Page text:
<script>: The Script element

The <script> HTML element is used to embed executable code or data; this is typically used to embed or refer to JavaScript code. The <script> element can also be used with other languages, such as WebGL's GLSL shader programming language and JSON.

Content categories Metadata content, Flow content, Phrasing content.
Permitted content Dynamic script such as text/javascript.
Tag omission None, both the starting and ending tag are mandatory.
Permitted parents Any element that accepts metadata content, or any element that accepts phrasing content.
Implicit ARIA role No corresponding role
Permitted ARIA roles No role permitted
DOM interface HTMLScriptElement


This element includes the global attributes.


For classic scripts, if the async attribute is present, then the classic script will be fetched in parallel to parsing and evaluated as soon as it is available.

For module scripts, if the async attribute is present then the scripts and all their dependencies will be executed in the defer queue, therefore they will get fetched in parallel to parsing and evaluated as soon as they are available.

This attribute allows the elimination of parser-blocking JavaScript where the browser would have to load and evaluate scripts before continuing to parse. defer has a similar effect in this case.

This is a boolean attribute: the presence of a boolean attribute on an element represents the true value, and the absence of the attribute represents the false value.

See Browser compatibility for notes on browser support. See also Async scripts for asm.js.

Normal script elements pass minimal information to the window.onerror for scripts which do not pass the standard CORS checks. To allow error logging for sites which use a separate domain for static media, use this attribute. See CORS settings attributes for a more descriptive explanation of its valid arguments.

This Boolean attribute is set to indicate to a browser that the script is meant to be executed after the document has been parsed, but before firing DOMContentLoaded.

Scripts with the defer attribute will prevent the DOMContentLoaded event from firing until the script has loaded and finished evaluating.

This attribute must not be used if the src attribute is absent (i.e. for inline scripts), in this case it would have no effect.

The defer attribute has no effect on module scripts — they defer by default.

Scripts with the defer attribute will execute in the order in which they appear in the document.

This attribute allows the elimination of parser-blocking JavaScript where the browser would have to load and evaluate scripts before continuing to parse. async has a similar effect in this case.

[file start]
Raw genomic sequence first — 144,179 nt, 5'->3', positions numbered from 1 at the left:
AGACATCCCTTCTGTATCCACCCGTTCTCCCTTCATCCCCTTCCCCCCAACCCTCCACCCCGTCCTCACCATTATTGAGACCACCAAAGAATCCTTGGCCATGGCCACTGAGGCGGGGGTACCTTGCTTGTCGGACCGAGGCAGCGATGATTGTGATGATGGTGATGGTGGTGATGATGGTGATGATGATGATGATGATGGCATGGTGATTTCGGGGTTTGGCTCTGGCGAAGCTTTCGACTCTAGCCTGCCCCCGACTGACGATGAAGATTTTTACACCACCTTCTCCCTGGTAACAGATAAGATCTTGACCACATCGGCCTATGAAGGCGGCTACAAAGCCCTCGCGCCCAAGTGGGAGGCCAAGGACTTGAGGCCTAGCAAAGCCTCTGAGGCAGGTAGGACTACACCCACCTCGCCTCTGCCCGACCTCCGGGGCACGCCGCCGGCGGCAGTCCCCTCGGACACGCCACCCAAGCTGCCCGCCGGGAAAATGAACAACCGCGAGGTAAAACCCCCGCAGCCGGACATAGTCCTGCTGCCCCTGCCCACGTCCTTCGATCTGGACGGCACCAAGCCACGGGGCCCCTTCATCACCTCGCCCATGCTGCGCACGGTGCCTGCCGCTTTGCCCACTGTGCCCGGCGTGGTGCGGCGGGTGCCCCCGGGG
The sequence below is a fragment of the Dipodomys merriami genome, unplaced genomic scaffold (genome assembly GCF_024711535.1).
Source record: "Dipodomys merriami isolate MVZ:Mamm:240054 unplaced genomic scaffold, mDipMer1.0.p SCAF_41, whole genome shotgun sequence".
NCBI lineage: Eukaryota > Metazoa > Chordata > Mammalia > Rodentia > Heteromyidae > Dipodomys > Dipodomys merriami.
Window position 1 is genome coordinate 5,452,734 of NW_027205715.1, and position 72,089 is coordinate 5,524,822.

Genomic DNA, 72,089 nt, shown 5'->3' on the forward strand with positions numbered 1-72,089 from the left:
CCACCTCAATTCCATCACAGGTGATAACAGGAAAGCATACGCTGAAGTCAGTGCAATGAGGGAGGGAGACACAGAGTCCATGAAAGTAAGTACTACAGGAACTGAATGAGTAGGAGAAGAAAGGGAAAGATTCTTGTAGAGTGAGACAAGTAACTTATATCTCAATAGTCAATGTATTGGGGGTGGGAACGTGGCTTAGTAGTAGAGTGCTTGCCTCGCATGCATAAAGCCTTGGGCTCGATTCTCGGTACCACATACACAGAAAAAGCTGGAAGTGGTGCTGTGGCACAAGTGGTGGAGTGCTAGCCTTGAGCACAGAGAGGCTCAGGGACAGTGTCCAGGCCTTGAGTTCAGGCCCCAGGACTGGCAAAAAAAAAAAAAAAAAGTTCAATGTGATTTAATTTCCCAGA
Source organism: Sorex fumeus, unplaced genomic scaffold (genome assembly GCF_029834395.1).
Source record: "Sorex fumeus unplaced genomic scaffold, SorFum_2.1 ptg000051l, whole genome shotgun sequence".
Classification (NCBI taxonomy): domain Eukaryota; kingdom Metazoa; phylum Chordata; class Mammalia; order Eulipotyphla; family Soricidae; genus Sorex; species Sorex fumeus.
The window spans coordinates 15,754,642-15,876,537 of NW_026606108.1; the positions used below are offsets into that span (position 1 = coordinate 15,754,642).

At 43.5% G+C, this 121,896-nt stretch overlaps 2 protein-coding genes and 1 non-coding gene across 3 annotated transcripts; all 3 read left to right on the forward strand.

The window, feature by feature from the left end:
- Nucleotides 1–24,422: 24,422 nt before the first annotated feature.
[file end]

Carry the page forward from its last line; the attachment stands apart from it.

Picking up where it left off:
This attribute contains inline metadata that a user agent can use to verify that a fetched resource has been delivered free of unexpected manipulation. See Subresource Integrity.
This Boolean attribute is set to indicate that the script should not be executed in browsers that support ES2015 modules — in effect, this can be used to serve fallback scripts to older browsers that do not support modular JavaScript code.
A cryptographic nonce (number used once) to whitelist scripts in a script-src Content-Security-Policy. The server must generate a unique nonce value each time it transmits a policy. It is critical to provide a nonce that cannot be guessed as bypassing a resource's policy is otherwise trivial.
Indicates which referrer to send when fetching the script, or resources fetched by the script:
  • no-referrer: The Referer header will not be sent.
  • no-referrer-when-downgrade (default): The Referer header will not be sent to origins without TLS (HTTPS).
  • origin: The sent referrer will be limited to the origin of the referring page: its scheme, host, and port.
  • origin-when-cross-origin: The referrer sent to other origins will be limited to the scheme, the host, and the port. Navigations on the same origin will still include the path.
  • same-origin: A referrer will be sent for same origin, but cross-origin requests will contain no referrer information.
  • strict-origin: Only send the origin of the document as the referrer when the protocol security level stays the same (e.g. HTTPS→HTTPS), but don't send it to a less secure destination (e.g. HTTPS→HTTP).
  • strict-origin-when-cross-origin: Send a full URL when performing a same-origin request, but only send the origin when the protocol security level stays the same (e.g.HTTPS→HTTPS), and send no header to a less secure destination (e.g. HTTPS→HTTP).
  • unsafe-url: The referrer will include the origin and the path (but not the fragment, password, or username). This value is unsafe, because it leaks origins and paths from TLS-protected resources to insecure origins.